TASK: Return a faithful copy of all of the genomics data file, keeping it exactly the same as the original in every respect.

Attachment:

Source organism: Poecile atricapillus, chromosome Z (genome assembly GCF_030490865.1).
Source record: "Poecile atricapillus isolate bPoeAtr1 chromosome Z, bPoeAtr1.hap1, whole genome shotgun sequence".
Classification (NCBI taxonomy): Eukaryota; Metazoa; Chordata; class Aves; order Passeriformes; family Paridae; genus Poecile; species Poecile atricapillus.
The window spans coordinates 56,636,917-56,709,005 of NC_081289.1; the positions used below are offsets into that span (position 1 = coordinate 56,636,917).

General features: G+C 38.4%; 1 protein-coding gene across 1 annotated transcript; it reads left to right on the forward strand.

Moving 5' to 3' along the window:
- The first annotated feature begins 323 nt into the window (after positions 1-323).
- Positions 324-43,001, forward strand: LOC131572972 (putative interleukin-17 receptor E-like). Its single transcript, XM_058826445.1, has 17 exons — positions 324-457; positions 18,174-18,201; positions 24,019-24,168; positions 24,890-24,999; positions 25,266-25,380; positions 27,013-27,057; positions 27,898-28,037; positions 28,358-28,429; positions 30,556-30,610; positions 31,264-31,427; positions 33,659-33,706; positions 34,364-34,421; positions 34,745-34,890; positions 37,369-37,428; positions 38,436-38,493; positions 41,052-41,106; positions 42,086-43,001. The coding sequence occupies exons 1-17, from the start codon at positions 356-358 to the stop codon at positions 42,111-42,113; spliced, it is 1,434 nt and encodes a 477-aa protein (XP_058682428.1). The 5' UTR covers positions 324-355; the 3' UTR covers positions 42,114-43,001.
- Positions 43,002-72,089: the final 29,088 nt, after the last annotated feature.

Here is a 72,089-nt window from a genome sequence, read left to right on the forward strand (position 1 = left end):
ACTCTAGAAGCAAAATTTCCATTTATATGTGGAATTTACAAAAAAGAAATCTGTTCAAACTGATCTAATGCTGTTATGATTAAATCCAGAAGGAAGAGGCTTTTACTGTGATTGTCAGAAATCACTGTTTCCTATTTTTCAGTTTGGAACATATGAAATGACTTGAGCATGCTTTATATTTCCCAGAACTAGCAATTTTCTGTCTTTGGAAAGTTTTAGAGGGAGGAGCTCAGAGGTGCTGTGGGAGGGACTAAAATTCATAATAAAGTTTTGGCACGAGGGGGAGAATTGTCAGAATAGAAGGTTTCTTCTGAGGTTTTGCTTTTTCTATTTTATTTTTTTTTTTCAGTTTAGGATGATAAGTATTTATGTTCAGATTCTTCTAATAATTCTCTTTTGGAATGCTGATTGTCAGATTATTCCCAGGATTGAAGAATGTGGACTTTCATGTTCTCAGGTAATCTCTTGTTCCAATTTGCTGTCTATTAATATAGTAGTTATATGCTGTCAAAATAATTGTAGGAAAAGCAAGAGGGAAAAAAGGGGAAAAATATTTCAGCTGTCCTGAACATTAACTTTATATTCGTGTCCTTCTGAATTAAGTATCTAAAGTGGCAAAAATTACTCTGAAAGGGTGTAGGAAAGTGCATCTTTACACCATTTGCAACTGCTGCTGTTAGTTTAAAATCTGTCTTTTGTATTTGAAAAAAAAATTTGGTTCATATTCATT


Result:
Source organism: Poecile atricapillus, chromosome Z (genome assembly GCF_030490865.1).
Source record: "Poecile atricapillus isolate bPoeAtr1 chromosome Z, bPoeAtr1.hap1, whole genome shotgun sequence".
Classification (NCBI taxonomy): Eukaryota; Metazoa; Chordata; class Aves; order Passeriformes; family Paridae; genus Poecile; species Poecile atricapillus.
The window spans coordinates 56,636,917-56,709,005 of NC_081289.1; the positions used below are offsets into that span (position 1 = coordinate 56,636,917).

General features: G+C 38.4%; 1 protein-coding gene across 1 annotated transcript; it reads left to right on the forward strand.

Moving 5' to 3' along the window:
- The first annotated feature begins 323 nt into the window (after positions 1-323).
- Positions 324-43,001, forward strand: LOC131572972 (putative interleukin-17 receptor E-like). Its single transcript, XM_058826445.1, has 17 exons — positions 324-457; positions 18,174-18,201; positions 24,019-24,168; positions 24,890-24,999; positions 25,266-25,380; positions 27,013-27,057; positions 27,898-28,037; positions 28,358-28,429; positions 30,556-30,610; positions 31,264-31,427; positions 33,659-33,706; positions 34,364-34,421; positions 34,745-34,890; positions 37,369-37,428; positions 38,436-38,493; positions 41,052-41,106; positions 42,086-43,001. The coding sequence occupies exons 1-17, from the start codon at positions 356-358 to the stop codon at positions 42,111-42,113; spliced, it is 1,434 nt and encodes a 477-aa protein (XP_058682428.1). The 5' UTR covers positions 324-355; the 3' UTR covers positions 42,114-43,001.
- Positions 43,002-72,089: the final 29,088 nt, after the last annotated feature.

Here is a 72,089-nt window from a genome sequence, read left to right on the forward strand (position 1 = left end):
ACTCTAGAAGCAAAATTTCCATTTATATGTGGAATTTACAAAAAAGAAATCTGTTCAAACTGATCTAATGCTGTTATGATTAAATCCAGAAGGAAGAGGCTTTTACTGTGATTGTCAGAAATCACTGTTTCCTATTTTTCAGTTTGGAACATATGAAATGACTTGAGCATGCTTTATATTTCCCAGAACTAGCAATTTTCTGTCTTTGGAAAGTTTTAGAGGGAGGAGCTCAGAGGTGCTGTGGGAGGGACTAAAATTCATAATAAAGTTTTGGCACGAGGGGGAGAATTGTCAGAATAGAAGGTTTCTTCTGAGGTTTTGCTTTTTCTATTTTATTTTTTTTTTTCAGTTTAGGATGATAAGTATTTATGTTCAGATTCTTCTAATAATTCTCTTTTGGAATGCTGATTGTCAGATTATTCCCAGGATTGAAGAATGTGGACTTTCATGTTCTCAGGTAATCTCTTGTTCCAATTTGCTGTCTATTAATATAGTAGTTATATGCTGTCAAAATAATTGTAGGAAAAGCAAGAGGGAAAAAAGGGGAAAAATATTTCAGCTGTCCTGAACATTAACTTTATATTCGTGTCCTTCTGAATTAAGTATCTAAAGTGGCAAAAATTACTCTGAAAGGGTGTAGGAAAGTGCATCTTTACACCATTTGCAACTGCTGCTGTTAGTTTAAAATCTGTCTTTTGTATTTGAAAAAAAAATTTGGTTCATATTCATT